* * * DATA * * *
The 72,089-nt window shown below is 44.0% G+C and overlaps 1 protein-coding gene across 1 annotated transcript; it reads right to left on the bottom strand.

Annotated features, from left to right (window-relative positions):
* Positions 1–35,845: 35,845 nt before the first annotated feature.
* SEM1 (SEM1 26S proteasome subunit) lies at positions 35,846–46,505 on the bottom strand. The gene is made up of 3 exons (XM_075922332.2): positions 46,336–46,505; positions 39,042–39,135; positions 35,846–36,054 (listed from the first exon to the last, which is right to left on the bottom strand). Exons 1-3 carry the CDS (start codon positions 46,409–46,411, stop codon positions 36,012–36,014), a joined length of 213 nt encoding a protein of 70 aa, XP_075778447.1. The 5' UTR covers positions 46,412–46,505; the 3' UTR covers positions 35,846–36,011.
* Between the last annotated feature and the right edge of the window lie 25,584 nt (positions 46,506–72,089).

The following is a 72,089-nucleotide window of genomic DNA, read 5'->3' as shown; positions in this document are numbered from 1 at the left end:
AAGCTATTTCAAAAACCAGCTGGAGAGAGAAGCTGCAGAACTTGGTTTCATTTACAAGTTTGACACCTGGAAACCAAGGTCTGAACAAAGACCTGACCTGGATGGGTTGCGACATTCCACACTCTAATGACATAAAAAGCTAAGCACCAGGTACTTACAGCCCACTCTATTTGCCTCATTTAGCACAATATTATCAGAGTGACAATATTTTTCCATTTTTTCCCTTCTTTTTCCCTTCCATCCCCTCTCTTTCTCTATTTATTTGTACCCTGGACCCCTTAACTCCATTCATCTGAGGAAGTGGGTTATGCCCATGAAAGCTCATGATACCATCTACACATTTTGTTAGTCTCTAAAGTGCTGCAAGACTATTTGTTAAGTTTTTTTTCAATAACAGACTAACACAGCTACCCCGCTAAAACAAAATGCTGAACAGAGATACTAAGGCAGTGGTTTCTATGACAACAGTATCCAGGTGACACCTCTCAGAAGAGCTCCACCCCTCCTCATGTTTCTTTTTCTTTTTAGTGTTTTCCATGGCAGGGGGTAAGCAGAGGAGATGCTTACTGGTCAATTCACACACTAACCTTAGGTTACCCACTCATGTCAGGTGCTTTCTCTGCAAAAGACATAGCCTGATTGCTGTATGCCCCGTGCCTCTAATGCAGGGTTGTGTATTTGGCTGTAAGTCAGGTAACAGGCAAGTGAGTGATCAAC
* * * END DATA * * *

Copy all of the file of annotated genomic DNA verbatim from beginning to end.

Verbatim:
The 72,089-nt window shown below is 44.0% G+C and overlaps 1 protein-coding gene across 1 annotated transcript; it reads right to left on the bottom strand.

Annotated features, from left to right (window-relative positions):
* Positions 1–35,845: 35,845 nt before the first annotated feature.
* SEM1 (SEM1 26S proteasome subunit) lies at positions 35,846–46,505 on the bottom strand. The gene is made up of 3 exons (XM_075922332.2): positions 46,336–46,505; positions 39,042–39,135; positions 35,846–36,054 (listed from the first exon to the last, which is right to left on the bottom strand). Exons 1-3 carry the CDS (start codon positions 46,409–46,411, stop codon positions 36,012–36,014), a joined length of 213 nt encoding a protein of 70 aa, XP_075778447.1. The 5' UTR covers positions 46,412–46,505; the 3' UTR covers positions 35,846–36,011.
* Between the last annotated feature and the right edge of the window lie 25,584 nt (positions 46,506–72,089).

The following is a 72,089-nucleotide window of genomic DNA, read 5'->3' as shown; positions in this document are numbered from 1 at the left end:
AAGCTATTTCAAAAACCAGCTGGAGAGAGAAGCTGCAGAACTTGGTTTCATTTACAAGTTTGACACCTGGAAACCAAGGTCTGAACAAAGACCTGACCTGGATGGGTTGCGACATTCCACACTCTAATGACATAAAAAGCTAAGCACCAGGTACTTACAGCCCACTCTATTTGCCTCATTTAGCACAATATTATCAGAGTGACAATATTTTTCCATTTTTTCCCTTCTTTTTCCCTTCCATCCCCTCTCTTTCTCTATTTATTTGTACCCTGGACCCCTTAACTCCATTCATCTGAGGAAGTGGGTTATGCCCATGAAAGCTCATGATACCATCTACACATTTTGTTAGTCTCTAAAGTGCTGCAAGACTATTTGTTAAGTTTTTTTTCAATAACAGACTAACACAGCTACCCCGCTAAAACAAAATGCTGAACAGAGATACTAAGGCAGTGGTTTCTATGACAACAGTATCCAGGTGACACCTCTCAGAAGAGCTCCACCCCTCCTCATGTTTCTTTTTCTTTTTAGTGTTTTCCATGGCAGGGGGTAAGCAGAGGAGATGCTTACTGGTCAATTCACACACTAACCTTAGGTTACCCACTCATGTCAGGTGCTTTCTCTGCAAAAGACATAGCCTGATTGCTGTATGCCCCGTGCCTCTAATGCAGGGTTGTGTATTTGGCTGTAAGTCAGGTAACAGGCAAGTGAGTGATCAAC